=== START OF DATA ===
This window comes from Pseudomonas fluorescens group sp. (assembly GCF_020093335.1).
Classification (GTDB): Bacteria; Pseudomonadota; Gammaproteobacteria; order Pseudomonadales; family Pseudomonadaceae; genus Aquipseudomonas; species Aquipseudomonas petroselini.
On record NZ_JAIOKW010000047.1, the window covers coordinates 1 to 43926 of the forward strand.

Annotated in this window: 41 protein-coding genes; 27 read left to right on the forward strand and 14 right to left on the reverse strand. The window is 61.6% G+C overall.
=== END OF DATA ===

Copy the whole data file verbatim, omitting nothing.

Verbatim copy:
This window comes from Pseudomonas fluorescens group sp. (assembly GCF_020093335.1).
Classification (GTDB): Bacteria; Pseudomonadota; Gammaproteobacteria; order Pseudomonadales; family Pseudomonadaceae; genus Aquipseudomonas; species Aquipseudomonas petroselini.
On record NZ_JAIOKW010000047.1, the window covers coordinates 1 to 43926 of the forward strand.

Annotated in this window: 41 protein-coding genes; 27 read left to right on the forward strand and 14 right to left on the reverse strand. The window is 61.6% G+C overall.